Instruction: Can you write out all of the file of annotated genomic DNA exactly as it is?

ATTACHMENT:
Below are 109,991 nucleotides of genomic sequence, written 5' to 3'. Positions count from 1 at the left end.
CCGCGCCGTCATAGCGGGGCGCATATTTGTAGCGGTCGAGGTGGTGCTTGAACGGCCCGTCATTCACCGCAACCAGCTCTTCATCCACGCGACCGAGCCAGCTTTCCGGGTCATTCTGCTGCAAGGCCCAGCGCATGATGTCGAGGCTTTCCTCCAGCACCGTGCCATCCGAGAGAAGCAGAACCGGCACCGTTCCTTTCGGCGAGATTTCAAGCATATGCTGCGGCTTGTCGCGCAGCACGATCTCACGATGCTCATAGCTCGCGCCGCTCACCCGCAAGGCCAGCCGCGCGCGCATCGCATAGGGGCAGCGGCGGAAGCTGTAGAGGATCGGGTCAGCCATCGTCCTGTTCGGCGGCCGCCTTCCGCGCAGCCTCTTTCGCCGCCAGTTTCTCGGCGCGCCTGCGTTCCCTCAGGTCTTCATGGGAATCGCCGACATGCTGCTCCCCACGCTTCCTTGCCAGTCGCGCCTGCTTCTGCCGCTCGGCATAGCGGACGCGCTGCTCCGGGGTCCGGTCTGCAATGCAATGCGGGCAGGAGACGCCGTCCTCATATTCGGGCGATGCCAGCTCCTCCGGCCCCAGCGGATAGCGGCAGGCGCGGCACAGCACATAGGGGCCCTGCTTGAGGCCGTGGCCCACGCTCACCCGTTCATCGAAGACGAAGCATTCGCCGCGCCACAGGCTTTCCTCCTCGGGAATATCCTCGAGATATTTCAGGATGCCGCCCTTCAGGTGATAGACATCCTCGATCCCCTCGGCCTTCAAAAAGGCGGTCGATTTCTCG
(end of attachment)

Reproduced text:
Below are 109,991 nucleotides of genomic sequence, written 5' to 3'. Positions count from 1 at the left end.
CCGCGCCGTCATAGCGGGGCGCATATTTGTAGCGGTCGAGGTGGTGCTTGAACGGCCCGTCATTCACCGCAACCAGCTCTTCATCCACGCGACCGAGCCAGCTTTCCGGGTCATTCTGCTGCAAGGCCCAGCGCATGATGTCGAGGCTTTCCTCCAGCACCGTGCCATCCGAGAGAAGCAGAACCGGCACCGTTCCTTTCGGCGAGATTTCAAGCATATGCTGCGGCTTGTCGCGCAGCACGATCTCACGATGCTCATAGCTCGCGCCGCTCACCCGCAAGGCCAGCCGCGCGCGCATCGCATAGGGGCAGCGGCGGAAGCTGTAGAGGATCGGGTCAGCCATCGTCCTGTTCGGCGGCCGCCTTCCGCGCAGCCTCTTTCGCCGCCAGTTTCTCGGCGCGCCTGCGTTCCCTCAGGTCTTCATGGGAATCGCCGACATGCTGCTCCCCACGCTTCCTTGCCAGTCGCGCCTGCTTCTGCCGCTCGGCATAGCGGACGCGCTGCTCCGGGGTCCGGTCTGCAATGCAATGCGGGCAGGAGACGCCGTCCTCATATTCGGGCGATGCCAGCTCCTCCGGCCCCAGCGGATAGCGGCAGGCGCGGCACAGCACATAGGGGCCCTGCTTGAGGCCGTGGCCCACGCTCACCCGTTCATCGAAGACGAAGCATTCGCCGCGCCACAGGCTTTCCTCCTCGGGAATATCCTCGAGATATTTCAGGATGCCGCCCTTCAGGTGATAGACATCCTCGATCCCCTCGGCCTTCAAAAAGGCGGTCGATTTCTCG